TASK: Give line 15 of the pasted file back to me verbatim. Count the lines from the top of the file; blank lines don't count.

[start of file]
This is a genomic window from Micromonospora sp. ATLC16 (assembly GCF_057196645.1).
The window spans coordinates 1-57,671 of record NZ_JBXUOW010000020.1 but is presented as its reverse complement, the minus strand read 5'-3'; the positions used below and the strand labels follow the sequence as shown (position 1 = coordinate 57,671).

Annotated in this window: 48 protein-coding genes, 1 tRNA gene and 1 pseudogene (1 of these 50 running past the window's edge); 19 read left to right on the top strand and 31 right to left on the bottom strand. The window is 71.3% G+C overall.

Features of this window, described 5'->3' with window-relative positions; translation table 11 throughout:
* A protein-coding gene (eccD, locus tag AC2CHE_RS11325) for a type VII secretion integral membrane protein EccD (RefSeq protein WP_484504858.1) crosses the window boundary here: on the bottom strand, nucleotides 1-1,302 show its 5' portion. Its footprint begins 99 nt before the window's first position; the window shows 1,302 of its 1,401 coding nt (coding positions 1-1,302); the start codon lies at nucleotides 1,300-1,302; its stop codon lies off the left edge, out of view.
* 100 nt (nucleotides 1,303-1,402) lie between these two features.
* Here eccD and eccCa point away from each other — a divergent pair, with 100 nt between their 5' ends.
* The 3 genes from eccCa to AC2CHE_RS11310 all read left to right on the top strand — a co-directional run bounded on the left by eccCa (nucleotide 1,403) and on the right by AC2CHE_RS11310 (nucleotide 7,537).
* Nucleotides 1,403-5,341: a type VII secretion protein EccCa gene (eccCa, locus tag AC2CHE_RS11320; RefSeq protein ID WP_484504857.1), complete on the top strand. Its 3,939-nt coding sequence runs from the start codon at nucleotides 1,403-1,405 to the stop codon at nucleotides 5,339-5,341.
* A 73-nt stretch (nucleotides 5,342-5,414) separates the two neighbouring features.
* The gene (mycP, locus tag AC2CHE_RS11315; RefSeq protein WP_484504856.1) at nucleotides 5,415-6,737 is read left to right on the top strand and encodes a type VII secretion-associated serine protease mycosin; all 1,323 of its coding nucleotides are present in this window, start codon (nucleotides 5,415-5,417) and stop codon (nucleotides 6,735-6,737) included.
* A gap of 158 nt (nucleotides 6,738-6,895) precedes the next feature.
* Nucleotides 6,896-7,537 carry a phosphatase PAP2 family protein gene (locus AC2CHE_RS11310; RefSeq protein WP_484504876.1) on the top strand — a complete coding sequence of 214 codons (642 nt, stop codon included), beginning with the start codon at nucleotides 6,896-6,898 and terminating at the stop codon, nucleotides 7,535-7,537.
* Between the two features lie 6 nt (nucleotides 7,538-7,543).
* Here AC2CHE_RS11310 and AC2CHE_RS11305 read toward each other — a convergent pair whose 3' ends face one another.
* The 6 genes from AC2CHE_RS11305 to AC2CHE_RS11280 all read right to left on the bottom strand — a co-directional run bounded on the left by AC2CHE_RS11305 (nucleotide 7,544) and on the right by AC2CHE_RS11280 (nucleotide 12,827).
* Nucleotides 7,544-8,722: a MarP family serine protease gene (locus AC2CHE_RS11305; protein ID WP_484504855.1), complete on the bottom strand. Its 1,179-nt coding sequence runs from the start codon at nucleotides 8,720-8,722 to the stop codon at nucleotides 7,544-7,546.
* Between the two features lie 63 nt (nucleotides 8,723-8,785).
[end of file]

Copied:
* Here AC2CHE_RS11310 and AC2CHE_RS11305 read toward each other — a convergent pair whose 3' ends face one another.